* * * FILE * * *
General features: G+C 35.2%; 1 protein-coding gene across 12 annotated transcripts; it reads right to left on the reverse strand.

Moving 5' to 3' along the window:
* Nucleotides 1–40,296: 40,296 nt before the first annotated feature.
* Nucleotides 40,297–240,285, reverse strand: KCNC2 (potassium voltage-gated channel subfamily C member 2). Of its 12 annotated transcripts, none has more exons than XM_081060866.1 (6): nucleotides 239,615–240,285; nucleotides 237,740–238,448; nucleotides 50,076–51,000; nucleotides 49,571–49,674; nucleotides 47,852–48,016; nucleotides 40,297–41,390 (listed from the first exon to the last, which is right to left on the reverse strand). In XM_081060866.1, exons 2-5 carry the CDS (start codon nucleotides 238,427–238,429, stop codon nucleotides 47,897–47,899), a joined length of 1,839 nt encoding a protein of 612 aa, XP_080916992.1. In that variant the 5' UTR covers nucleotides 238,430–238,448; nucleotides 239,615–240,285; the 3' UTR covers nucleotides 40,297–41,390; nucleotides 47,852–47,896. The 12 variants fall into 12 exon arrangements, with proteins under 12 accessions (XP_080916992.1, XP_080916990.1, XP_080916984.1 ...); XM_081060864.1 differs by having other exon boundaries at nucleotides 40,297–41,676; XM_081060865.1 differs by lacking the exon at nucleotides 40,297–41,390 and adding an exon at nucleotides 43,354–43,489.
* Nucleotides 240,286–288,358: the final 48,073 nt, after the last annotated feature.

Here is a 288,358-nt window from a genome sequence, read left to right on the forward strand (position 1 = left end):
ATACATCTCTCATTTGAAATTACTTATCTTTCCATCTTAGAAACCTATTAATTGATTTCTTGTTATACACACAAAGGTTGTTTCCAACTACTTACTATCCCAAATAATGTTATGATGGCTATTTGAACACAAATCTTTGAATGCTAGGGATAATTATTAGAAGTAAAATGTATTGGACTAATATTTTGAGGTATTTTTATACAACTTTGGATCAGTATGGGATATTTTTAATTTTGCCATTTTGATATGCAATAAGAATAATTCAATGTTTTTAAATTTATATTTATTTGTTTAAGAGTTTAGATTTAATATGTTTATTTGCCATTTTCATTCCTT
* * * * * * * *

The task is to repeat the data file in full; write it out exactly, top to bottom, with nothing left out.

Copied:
General features: G+C 35.2%; 1 protein-coding gene across 12 annotated transcripts; it reads right to left on the reverse strand.

Moving 5' to 3' along the window:
* Nucleotides 1–40,296: 40,296 nt before the first annotated feature.
* Nucleotides 40,297–240,285, reverse strand: KCNC2 (potassium voltage-gated channel subfamily C member 2). Of its 12 annotated transcripts, none has more exons than XM_081060866.1 (6): nucleotides 239,615–240,285; nucleotides 237,740–238,448; nucleotides 50,076–51,000; nucleotides 49,571–49,674; nucleotides 47,852–48,016; nucleotides 40,297–41,390 (listed from the first exon to the last, which is right to left on the reverse strand). In XM_081060866.1, exons 2-5 carry the CDS (start codon nucleotides 238,427–238,429, stop codon nucleotides 47,897–47,899), a joined length of 1,839 nt encoding a protein of 612 aa, XP_080916992.1. In that variant the 5' UTR covers nucleotides 238,430–238,448; nucleotides 239,615–240,285; the 3' UTR covers nucleotides 40,297–41,390; nucleotides 47,852–47,896. The 12 variants fall into 12 exon arrangements, with proteins under 12 accessions (XP_080916992.1, XP_080916990.1, XP_080916984.1 ...); XM_081060864.1 differs by having other exon boundaries at nucleotides 40,297–41,676; XM_081060865.1 differs by lacking the exon at nucleotides 40,297–41,390 and adding an exon at nucleotides 43,354–43,489.
* Nucleotides 240,286–288,358: the final 48,073 nt, after the last annotated feature.

Here is a 288,358-nt window from a genome sequence, read left to right on the forward strand (position 1 = left end):
ATACATCTCTCATTTGAAATTACTTATCTTTCCATCTTAGAAACCTATTAATTGATTTCTTGTTATACACACAAAGGTTGTTTCCAACTACTTACTATCCCAAATAATGTTATGATGGCTATTTGAACACAAATCTTTGAATGCTAGGGATAATTATTAGAAGTAAAATGTATTGGACTAATATTTTGAGGTATTTTTATACAACTTTGGATCAGTATGGGATATTTTTAATTTTGCCATTTTGATATGCAATAAGAATAATTCAATGTTTTTAAATTTATATTTATTTGTTTAAGAGTTTAGATTTAATATGTTTATTTGCCATTTTCATTCCTT